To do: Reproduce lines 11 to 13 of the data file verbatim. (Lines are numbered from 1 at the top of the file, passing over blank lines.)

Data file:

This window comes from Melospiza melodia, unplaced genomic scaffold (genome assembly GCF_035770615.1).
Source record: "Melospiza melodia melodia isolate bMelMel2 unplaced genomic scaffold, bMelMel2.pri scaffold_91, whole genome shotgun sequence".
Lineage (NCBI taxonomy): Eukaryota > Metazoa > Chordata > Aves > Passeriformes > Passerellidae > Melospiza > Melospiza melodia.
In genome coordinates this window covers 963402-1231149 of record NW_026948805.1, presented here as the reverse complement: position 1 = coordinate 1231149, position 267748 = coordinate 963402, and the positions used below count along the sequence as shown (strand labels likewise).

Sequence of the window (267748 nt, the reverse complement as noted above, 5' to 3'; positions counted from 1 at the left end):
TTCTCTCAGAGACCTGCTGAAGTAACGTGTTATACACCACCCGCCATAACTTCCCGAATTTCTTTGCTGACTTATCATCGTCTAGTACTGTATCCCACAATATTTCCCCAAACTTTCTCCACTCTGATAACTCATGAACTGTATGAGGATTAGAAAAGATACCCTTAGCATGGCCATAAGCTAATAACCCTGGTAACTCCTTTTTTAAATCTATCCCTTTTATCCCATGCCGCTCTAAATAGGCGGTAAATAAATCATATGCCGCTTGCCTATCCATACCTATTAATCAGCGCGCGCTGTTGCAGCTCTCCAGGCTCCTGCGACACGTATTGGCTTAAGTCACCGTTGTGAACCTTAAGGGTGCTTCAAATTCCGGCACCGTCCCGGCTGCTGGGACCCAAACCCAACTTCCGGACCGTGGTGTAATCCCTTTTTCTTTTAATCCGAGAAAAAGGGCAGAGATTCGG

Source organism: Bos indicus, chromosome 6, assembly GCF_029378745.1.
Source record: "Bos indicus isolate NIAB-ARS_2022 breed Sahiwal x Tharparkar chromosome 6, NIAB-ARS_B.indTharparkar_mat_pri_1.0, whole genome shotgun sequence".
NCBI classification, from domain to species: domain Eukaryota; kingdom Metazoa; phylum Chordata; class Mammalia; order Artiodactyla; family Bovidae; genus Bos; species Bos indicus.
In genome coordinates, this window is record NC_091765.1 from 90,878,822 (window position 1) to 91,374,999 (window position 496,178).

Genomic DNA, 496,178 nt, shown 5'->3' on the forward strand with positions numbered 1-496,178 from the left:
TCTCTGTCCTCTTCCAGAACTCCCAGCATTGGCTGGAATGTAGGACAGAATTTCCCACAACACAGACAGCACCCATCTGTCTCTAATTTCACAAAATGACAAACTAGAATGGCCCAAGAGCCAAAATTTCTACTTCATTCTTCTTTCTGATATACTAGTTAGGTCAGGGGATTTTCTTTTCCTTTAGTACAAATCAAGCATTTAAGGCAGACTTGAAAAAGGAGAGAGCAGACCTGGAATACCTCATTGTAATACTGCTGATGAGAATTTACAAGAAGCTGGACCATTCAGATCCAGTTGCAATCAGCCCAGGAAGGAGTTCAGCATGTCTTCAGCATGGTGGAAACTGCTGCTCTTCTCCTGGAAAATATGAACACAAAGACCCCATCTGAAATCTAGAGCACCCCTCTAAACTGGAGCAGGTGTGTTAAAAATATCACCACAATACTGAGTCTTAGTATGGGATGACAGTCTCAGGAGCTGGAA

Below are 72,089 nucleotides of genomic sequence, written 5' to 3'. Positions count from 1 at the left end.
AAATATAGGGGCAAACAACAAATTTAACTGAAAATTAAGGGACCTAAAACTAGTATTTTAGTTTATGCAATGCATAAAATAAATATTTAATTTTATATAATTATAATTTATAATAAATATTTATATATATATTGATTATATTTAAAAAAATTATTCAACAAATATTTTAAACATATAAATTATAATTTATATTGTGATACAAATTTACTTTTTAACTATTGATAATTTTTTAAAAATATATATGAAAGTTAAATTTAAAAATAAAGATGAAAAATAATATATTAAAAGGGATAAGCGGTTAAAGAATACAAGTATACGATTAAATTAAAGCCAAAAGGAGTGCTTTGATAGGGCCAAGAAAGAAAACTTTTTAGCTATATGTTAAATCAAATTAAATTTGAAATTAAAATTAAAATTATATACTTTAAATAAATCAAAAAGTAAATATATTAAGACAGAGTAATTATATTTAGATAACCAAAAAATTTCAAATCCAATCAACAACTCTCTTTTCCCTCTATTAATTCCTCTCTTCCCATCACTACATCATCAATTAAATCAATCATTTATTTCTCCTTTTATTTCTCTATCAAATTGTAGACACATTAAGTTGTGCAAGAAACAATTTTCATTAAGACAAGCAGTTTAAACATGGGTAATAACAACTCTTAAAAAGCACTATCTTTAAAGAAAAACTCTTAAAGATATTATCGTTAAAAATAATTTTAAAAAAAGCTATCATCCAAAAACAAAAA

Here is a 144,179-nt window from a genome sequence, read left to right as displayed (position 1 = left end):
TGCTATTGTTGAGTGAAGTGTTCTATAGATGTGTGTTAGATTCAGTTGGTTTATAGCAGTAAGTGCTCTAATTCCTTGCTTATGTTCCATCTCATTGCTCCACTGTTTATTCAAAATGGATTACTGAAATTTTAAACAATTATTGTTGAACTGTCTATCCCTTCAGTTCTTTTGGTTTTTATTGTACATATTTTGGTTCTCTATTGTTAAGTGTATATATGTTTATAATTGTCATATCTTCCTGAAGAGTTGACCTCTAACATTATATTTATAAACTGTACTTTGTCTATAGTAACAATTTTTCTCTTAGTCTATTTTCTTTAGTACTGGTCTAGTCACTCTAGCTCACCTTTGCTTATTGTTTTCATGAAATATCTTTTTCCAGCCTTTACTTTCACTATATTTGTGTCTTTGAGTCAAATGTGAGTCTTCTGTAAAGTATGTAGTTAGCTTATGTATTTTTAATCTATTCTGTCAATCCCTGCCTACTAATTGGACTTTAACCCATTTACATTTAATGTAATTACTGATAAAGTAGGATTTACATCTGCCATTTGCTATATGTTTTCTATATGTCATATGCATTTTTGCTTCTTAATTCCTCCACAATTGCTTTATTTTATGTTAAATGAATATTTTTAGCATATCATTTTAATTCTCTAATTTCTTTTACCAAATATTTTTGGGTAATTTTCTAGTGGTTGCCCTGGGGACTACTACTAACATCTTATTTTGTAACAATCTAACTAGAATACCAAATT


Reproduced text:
Genomic DNA, 496,178 nt, shown 5'->3' on the forward strand with positions numbered 1-496,178 from the left:
TCTCTGTCCTCTTCCAGAACTCCCAGCATTGGCTGGAATGTAGGACAGAATTTCCCACAACACAGACAGCACCCATCTGTCTCTAATTTCACAAAATGACAAACTAGAATGGCCCAAGAGCCAAAATTTCTACTTCATTCTTCTTTCTGATATACTAGTTAGGTCAGGGGATTTTCTTTTCCTTTAGTACAAATCAAGCATTTAAGGCAGACTTGAAAAAGGAGAGAGCAGACCTGGAATACCTCATTGTAATACTGCTGATGAGAATTTACAAGAAGCTGGACCATTCAGATCCAGTTGCAATCAGCCCAGGAAGGAGTTCAGCATGTCTTCAGCATGGTGGAAACTGCTGCTCTTCTCCTGGAAAATATGAACACAAAGACCCCATCTGAAATCTAGAGCACCCCTCTAAACTGGAGCAGGTGTGTTAAAAATATCACCACAATACTGAGTCTTAGTATGGGATGACAGTCTCAGGAGCTGGAA

Below are 72,089 nucleotides of genomic sequence, written 5' to 3'. Positions count from 1 at the left end.